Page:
Home-schooled children ages 3-11 made up the first youth group to tour the museum. “Even the 3-year-olds were captivated by the exhibits that target children and the aquarium,” Jones said.
    A piece of land behind the museum was slated to become a parking lot until Mike Renacker, the museum’s senior project manager, came up with a better idea. Watching his two young children splash around in the Mississippi River model at Mud Island, in Memphis, Renacker decided LMRM needed a similar attraction. He enlisted the aid of hydrologists at the U.S. Army Engineer Research and Development Center (ERDC), in Vicksburg, to design it.
    The result is a scale model of an 80-mile section of the Mississippi River from Vicksburg to just south of Greenville, with levees, lakes and tributaries. Water flows continously down the river model, inviting kids and adults to wade in.
    At the flick of a switch, the flow increases to demonstrate what happens in an actual flood situation. Water overflowing the river’s banks is contained by the levees. When excess water fills the model’s tributaries, backwater flooding occurs—just as it did in the Great Flood of 2011.
    “This shows how the river’s plumbing really works, so to speak,” Renacker said.
    An elevated walkway connects the museum to a real towboat—the Motor Vessel Mississippi IV, used up and down the river for decades by the Corps of Engineers. Nearly every room on the multi-deck boat is set up to appear as it would in actual use.
    A simulator in the pilot’s house gives visitors a virtual experience in guiding the boat and its barges.
    The engine room throbs with the recorded sound of two eight-cylinder, diesel-fueled Nordberg engines.
    Tours of the towboat are especially popular with adults who once worked on it or a similar boat.
    “Several people who have worked on the boat want to come and share their stories of their experiences. One visitor had actually been a pilot on the boat,” Jones said.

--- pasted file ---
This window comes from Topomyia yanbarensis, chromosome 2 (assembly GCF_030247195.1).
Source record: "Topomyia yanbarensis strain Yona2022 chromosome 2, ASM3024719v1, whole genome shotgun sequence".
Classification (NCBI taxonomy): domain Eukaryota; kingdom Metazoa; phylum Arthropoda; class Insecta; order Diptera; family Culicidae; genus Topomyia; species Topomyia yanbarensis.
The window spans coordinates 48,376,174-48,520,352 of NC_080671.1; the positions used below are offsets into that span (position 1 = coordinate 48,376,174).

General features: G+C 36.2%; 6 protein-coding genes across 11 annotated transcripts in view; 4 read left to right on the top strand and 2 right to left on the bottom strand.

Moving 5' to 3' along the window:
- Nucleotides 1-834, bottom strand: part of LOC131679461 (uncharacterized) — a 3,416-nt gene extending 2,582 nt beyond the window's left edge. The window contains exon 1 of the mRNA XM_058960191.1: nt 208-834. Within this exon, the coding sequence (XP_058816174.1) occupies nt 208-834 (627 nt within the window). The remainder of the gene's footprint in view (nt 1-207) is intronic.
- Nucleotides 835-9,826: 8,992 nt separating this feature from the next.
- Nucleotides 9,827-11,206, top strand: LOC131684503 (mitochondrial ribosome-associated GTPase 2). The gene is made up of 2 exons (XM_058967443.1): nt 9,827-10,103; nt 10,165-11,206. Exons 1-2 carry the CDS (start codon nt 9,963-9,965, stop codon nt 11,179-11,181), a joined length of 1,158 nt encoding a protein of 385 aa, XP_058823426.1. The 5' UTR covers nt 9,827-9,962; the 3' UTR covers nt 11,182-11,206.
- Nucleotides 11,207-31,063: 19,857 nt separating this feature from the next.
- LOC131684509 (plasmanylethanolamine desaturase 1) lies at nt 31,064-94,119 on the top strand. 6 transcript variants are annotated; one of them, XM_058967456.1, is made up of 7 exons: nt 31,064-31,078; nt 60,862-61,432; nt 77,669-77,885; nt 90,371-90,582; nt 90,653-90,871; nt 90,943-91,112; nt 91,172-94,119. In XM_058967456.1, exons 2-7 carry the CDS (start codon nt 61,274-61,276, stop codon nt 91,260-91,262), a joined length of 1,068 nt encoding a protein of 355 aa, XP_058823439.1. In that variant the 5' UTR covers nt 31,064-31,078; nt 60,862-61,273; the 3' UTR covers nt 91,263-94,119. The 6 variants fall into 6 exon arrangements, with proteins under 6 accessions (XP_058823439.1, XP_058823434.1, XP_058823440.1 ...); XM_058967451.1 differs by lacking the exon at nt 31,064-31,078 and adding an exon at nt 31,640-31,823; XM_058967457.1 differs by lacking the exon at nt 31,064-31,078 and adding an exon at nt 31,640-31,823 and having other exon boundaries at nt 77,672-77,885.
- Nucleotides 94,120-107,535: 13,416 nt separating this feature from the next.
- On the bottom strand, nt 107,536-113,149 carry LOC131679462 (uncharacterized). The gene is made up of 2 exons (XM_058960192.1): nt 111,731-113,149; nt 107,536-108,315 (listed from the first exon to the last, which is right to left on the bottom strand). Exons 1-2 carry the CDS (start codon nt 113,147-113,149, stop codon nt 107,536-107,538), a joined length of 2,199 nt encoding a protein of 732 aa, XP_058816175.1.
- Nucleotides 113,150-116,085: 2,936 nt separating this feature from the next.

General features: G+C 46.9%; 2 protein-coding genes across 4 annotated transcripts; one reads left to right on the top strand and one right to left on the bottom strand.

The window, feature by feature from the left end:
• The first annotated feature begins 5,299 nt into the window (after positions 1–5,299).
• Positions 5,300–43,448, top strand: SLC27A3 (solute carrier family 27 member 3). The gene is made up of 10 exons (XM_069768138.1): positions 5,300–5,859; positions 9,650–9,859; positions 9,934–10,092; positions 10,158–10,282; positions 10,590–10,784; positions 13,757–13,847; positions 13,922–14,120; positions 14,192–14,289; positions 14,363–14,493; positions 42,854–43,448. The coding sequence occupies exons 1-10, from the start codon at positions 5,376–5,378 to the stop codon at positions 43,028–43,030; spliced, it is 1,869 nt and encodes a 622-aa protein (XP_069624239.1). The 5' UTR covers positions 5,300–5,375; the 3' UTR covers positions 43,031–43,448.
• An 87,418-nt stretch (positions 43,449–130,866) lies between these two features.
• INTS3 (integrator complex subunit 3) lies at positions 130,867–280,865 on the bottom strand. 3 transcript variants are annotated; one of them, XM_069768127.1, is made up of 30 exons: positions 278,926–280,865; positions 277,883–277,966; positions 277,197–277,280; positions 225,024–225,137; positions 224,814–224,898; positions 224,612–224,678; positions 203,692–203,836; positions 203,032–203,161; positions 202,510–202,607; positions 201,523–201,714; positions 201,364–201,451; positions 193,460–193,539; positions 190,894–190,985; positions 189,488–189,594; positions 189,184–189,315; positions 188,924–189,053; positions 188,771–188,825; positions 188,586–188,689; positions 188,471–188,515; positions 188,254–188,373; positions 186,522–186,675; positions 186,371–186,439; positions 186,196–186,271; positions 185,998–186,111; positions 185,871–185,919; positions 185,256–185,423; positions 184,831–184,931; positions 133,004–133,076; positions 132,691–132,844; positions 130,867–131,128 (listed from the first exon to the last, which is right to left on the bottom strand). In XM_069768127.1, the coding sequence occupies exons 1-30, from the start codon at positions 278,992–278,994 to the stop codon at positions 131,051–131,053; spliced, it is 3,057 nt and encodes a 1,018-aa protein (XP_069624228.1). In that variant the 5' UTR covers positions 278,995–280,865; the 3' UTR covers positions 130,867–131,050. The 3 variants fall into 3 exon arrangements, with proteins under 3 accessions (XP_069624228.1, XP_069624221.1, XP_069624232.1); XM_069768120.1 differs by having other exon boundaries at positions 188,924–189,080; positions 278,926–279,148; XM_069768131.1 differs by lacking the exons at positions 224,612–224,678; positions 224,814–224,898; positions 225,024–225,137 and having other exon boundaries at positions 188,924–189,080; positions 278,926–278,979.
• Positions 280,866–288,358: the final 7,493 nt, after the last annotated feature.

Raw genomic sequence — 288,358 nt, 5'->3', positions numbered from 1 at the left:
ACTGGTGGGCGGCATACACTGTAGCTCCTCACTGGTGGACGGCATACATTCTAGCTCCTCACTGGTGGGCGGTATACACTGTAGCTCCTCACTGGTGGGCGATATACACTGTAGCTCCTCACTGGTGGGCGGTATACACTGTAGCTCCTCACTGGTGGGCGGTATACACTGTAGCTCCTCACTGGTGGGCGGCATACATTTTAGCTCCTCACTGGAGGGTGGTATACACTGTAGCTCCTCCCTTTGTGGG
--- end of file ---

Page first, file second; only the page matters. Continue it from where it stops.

“There’s nothing better than a true-life story, so storytelling is going to be a real big thing for us,” she said.
    The boat offers activities just for kids, including scavenger and trivia hunts.
    Renacker said his two children “absolutely loved” their first visit to the museum that Dad helped create.
    “My 10-year-old is my little engineer. He likes this [the outdoor river model] and the stream table. He’s had a blast here. My 6-year-old just wants to get in the water and splash around.
    “They love it and that’s what I wanted to see—kids out here playing.”
   Jones hopes the museum’s free admission will encourage visitors to come back again and again to absorb all the information the site has to offer.
   “Everything is free of charge. All we ask is that you just soak up the knowledge and have fun,” she said.

    The Lower Mississippi River Museum is located at 910 Washington St., in downtown Vicksburg. Hours are 9 a.m. until 5 p.m. Tuesday through Saturday (closed on major holidays). From April through October the museum is open Sundays from 1-5 p.m. For more information, call 601-638-9900 or visit